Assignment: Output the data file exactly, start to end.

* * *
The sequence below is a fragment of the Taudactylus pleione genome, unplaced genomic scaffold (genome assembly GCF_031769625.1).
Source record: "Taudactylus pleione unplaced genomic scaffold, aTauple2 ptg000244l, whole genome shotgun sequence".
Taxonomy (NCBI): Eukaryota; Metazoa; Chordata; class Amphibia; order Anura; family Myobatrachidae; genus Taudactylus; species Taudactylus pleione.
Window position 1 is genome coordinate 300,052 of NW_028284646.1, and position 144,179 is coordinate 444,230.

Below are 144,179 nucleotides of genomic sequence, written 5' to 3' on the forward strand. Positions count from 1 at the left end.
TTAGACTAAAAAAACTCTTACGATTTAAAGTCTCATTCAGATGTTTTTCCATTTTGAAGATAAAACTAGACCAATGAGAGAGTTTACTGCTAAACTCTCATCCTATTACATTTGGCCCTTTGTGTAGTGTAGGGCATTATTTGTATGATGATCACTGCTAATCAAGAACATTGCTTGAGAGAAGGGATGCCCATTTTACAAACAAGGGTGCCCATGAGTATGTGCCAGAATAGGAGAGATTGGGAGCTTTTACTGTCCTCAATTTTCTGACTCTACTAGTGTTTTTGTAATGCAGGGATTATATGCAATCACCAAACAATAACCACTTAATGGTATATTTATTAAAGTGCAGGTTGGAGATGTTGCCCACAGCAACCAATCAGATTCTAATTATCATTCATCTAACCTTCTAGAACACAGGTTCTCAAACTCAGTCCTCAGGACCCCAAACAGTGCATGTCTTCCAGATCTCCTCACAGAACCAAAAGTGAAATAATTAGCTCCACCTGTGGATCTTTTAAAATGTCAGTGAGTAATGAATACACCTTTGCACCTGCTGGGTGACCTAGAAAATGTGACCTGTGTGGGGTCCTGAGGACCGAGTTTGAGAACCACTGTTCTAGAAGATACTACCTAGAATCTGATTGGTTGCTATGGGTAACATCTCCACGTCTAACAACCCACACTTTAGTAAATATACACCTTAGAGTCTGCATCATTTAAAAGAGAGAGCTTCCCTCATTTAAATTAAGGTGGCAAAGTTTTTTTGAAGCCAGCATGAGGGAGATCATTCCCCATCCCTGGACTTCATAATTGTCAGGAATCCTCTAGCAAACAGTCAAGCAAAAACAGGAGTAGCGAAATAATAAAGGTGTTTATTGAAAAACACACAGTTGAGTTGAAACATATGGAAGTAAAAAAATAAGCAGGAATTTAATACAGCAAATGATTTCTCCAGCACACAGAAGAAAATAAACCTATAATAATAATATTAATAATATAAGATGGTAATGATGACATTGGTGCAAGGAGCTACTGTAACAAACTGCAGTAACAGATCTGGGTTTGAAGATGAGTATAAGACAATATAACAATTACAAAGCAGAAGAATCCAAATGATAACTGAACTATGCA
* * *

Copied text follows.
The sequence below is a fragment of the Taudactylus pleione genome, unplaced genomic scaffold (genome assembly GCF_031769625.1).
Source record: "Taudactylus pleione unplaced genomic scaffold, aTauple2 ptg000244l, whole genome shotgun sequence".
Taxonomy (NCBI): Eukaryota; Metazoa; Chordata; class Amphibia; order Anura; family Myobatrachidae; genus Taudactylus; species Taudactylus pleione.
Window position 1 is genome coordinate 300,052 of NW_028284646.1, and position 144,179 is coordinate 444,230.

Below are 144,179 nucleotides of genomic sequence, written 5' to 3' on the forward strand. Positions count from 1 at the left end.
TTAGACTAAAAAAACTCTTACGATTTAAAGTCTCATTCAGATGTTTTTCCATTTTGAAGATAAAACTAGACCAATGAGAGAGTTTACTGCTAAACTCTCATCCTATTACATTTGGCCCTTTGTGTAGTGTAGGGCATTATTTGTATGATGATCACTGCTAATCAAGAACATTGCTTGAGAGAAGGGATGCCCATTTTACAAACAAGGGTGCCCATGAGTATGTGCCAGAATAGGAGAGATTGGGAGCTTTTACTGTCCTCAATTTTCTGACTCTACTAGTGTTTTTGTAATGCAGGGATTATATGCAATCACCAAACAATAACCACTTAATGGTATATTTATTAAAGTGCAGGTTGGAGATGTTGCCCACAGCAACCAATCAGATTCTAATTATCATTCATCTAACCTTCTAGAACACAGGTTCTCAAACTCAGTCCTCAGGACCCCAAACAGTGCATGTCTTCCAGATCTCCTCACAGAACCAAAAGTGAAATAATTAGCTCCACCTGTGGATCTTTTAAAATGTCAGTGAGTAATGAATACACCTTTGCACCTGCTGGGTGACCTAGAAAATGTGACCTGTGTGGGGTCCTGAGGACCGAGTTTGAGAACCACTGTTCTAGAAGATACTACCTAGAATCTGATTGGTTGCTATGGGTAACATCTCCACGTCTAACAACCCACACTTTAGTAAATATACACCTTAGAGTCTGCATCATTTAAAAGAGAGAGCTTCCCTCATTTAAATTAAGGTGGCAAAGTTTTTTTGAAGCCAGCATGAGGGAGATCATTCCCCATCCCTGGACTTCATAATTGTCAGGAATCCTCTAGCAAACAGTCAAGCAAAAACAGGAGTAGCGAAATAATAAAGGTGTTTATTGAAAAACACACAGTTGAGTTGAAACATATGGAAGTAAAAAAATAAGCAGGAATTTAATACAGCAAATGATTTCTCCAGCACACAGAAGAAAATAAACCTATAATAATAATATTAATAATATAAGATGGTAATGATGACATTGGTGCAAGGAGCTACTGTAACAAACTGCAGTAACAGATCTGGGTTTGAAGATGAGTATAAGACAATATAACAATTACAAAGCAGAAGAATCCAAATGATAACTGAACTATGCA